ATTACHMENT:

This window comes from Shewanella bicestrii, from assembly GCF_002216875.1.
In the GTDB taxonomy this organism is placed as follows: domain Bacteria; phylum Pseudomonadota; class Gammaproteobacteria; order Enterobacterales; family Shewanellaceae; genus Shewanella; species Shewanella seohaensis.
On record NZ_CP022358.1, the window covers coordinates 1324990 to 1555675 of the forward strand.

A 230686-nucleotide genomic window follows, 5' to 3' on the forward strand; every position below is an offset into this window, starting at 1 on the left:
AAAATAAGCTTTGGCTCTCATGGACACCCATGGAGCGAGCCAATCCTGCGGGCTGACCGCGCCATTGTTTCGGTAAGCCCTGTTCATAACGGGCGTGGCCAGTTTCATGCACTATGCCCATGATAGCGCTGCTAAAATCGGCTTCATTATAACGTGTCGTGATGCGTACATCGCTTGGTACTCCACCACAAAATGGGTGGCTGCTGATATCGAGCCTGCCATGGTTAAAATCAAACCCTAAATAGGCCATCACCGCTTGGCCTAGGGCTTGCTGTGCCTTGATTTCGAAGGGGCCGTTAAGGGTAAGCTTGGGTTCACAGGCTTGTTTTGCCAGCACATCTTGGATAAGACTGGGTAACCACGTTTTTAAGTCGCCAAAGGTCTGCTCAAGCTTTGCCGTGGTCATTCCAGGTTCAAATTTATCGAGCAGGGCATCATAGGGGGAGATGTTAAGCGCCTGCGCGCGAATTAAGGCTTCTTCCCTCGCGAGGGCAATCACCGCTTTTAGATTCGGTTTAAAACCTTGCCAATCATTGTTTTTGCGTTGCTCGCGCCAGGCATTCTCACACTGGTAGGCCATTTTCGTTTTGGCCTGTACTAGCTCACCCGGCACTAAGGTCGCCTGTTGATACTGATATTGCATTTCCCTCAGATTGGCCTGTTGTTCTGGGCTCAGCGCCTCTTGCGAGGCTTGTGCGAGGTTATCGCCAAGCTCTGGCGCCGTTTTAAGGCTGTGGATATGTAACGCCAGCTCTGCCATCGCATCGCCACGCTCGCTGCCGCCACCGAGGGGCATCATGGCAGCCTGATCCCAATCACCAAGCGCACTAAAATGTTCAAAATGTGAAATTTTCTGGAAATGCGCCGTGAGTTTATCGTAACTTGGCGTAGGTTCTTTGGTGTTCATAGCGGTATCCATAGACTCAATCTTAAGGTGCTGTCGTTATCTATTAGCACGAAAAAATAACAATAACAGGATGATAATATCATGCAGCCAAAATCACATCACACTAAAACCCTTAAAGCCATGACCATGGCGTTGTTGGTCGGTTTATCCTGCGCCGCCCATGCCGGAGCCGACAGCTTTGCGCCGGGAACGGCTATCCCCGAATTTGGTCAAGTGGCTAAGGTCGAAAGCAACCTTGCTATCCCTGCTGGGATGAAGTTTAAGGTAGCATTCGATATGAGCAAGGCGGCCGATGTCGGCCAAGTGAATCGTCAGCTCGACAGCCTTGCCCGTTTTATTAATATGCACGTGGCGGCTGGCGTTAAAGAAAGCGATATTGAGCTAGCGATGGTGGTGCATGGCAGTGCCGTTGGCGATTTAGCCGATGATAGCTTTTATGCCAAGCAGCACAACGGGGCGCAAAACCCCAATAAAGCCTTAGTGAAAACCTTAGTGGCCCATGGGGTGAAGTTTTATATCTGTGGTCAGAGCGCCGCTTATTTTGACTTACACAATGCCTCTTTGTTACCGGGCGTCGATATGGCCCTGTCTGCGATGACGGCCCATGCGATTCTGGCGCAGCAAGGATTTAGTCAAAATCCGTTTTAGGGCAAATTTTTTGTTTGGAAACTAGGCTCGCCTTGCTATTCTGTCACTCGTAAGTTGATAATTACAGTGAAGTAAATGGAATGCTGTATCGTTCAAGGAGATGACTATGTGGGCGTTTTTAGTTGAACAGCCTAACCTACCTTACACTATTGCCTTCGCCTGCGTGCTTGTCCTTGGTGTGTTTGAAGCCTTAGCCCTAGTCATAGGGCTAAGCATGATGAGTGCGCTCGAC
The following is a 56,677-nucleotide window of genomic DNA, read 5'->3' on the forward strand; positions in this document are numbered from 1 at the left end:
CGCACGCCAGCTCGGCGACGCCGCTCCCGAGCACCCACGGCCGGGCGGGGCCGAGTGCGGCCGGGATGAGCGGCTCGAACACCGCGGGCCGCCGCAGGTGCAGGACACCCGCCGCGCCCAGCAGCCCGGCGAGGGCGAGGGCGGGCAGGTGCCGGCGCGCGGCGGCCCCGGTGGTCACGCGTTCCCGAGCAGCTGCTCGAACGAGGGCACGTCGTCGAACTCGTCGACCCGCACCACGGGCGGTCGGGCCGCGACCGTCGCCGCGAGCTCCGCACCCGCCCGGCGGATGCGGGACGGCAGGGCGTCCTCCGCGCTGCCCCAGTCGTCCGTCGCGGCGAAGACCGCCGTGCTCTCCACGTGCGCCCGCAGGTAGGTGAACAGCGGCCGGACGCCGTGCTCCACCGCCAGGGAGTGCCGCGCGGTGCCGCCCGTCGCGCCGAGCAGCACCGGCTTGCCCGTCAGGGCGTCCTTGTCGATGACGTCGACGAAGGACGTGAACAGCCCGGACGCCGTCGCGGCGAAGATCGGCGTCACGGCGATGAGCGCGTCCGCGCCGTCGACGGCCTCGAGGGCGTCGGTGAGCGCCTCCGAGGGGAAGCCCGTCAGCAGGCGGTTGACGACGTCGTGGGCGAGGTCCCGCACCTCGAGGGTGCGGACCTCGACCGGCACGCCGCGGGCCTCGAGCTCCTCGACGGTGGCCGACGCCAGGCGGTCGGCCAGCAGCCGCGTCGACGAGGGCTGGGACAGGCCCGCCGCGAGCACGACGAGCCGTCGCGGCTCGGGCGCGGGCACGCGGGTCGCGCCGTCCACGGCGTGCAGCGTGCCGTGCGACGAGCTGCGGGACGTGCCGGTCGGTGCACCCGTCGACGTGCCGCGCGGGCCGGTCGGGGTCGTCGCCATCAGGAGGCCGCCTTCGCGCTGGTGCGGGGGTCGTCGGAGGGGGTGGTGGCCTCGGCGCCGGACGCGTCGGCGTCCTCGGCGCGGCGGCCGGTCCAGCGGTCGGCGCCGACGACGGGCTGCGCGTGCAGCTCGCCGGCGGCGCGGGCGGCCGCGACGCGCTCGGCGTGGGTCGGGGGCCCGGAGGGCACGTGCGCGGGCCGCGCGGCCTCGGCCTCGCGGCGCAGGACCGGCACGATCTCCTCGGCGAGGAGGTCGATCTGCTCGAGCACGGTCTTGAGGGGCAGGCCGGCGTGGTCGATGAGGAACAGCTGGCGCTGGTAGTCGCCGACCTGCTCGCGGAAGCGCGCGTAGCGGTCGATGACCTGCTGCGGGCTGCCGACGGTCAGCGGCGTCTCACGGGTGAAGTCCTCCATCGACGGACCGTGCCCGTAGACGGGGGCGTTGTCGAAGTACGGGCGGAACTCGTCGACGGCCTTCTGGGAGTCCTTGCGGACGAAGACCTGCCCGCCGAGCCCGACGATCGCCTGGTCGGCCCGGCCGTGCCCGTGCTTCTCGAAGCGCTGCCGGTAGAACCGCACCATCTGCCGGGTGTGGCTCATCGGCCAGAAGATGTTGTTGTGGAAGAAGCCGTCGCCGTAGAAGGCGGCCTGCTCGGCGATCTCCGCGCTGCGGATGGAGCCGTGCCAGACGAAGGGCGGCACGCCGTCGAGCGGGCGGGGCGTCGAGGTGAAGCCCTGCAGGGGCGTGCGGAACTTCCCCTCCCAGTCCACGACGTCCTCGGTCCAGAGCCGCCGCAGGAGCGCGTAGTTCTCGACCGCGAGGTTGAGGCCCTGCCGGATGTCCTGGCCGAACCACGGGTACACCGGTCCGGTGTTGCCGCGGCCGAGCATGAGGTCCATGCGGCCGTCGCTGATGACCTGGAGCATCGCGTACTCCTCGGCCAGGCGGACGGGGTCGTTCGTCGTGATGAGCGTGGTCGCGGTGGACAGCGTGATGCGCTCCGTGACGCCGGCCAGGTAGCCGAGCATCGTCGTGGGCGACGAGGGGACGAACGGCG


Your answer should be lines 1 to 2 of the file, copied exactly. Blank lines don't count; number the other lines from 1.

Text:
This window comes from Shewanella bicestrii, from assembly GCF_002216875.1.
In the GTDB taxonomy this organism is placed as follows: domain Bacteria; phylum Pseudomonadota; class Gammaproteobacteria; order Enterobacterales; family Shewanellaceae; genus Shewanella; species Shewanella seohaensis.